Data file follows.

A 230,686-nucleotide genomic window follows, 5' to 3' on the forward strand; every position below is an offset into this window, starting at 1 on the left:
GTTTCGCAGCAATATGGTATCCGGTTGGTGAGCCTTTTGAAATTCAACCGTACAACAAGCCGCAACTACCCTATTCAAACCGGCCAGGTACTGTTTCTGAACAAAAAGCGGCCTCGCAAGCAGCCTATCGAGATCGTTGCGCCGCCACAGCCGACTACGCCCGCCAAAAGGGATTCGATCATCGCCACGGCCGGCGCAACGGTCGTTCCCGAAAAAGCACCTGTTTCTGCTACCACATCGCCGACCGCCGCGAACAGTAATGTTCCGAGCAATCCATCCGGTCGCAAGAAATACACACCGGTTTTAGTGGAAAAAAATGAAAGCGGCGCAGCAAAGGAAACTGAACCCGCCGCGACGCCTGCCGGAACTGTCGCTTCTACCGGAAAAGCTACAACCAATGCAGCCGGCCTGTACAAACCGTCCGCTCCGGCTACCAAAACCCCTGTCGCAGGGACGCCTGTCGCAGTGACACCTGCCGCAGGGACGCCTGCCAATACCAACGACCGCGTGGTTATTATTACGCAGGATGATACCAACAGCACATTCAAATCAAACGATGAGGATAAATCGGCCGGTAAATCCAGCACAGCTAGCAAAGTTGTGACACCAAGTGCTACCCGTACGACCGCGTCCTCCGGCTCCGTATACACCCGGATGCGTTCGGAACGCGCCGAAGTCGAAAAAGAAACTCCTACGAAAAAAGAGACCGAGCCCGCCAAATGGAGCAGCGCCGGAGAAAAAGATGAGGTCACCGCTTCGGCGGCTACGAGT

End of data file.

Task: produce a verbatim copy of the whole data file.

A 230,686-nucleotide genomic window follows, 5' to 3' on the forward strand; every position below is an offset into this window, starting at 1 on the left:
GTTTCGCAGCAATATGGTATCCGGTTGGTGAGCCTTTTGAAATTCAACCGTACAACAAGCCGCAACTACCCTATTCAAACCGGCCAGGTACTGTTTCTGAACAAAAAGCGGCCTCGCAAGCAGCCTATCGAGATCGTTGCGCCGCCACAGCCGACTACGCCCGCCAAAAGGGATTCGATCATCGCCACGGCCGGCGCAACGGTCGTTCCCGAAAAAGCACCTGTTTCTGCTACCACATCGCCGACCGCCGCGAACAGTAATGTTCCGAGCAATCCATCCGGTCGCAAGAAATACACACCGGTTTTAGTGGAAAAAAATGAAAGCGGCGCAGCAAAGGAAACTGAACCCGCCGCGACGCCTGCCGGAACTGTCGCTTCTACCGGAAAAGCTACAACCAATGCAGCCGGCCTGTACAAACCGTCCGCTCCGGCTACCAAAACCCCTGTCGCAGGGACGCCTGTCGCAGTGACACCTGCCGCAGGGACGCCTGCCAATACCAACGACCGCGTGGTTATTATTACGCAGGATGATACCAACAGCACATTCAAATCAAACGATGAGGATAAATCGGCCGGTAAATCCAGCACAGCTAGCAAAGTTGTGACACCAAGTGCTACCCGTACGACCGCGTCCTCCGGCTCCGTATACACCCGGATGCGTTCGGAACGCGCCGAAGTCGAAAAAGAAACTCCTACGAAAAAAGAGACCGAGCCCGCCAAATGGAGCAGCGCCGGAGAAAAAGATGAGGTCACCGCTTCGGCGGCTACGAGT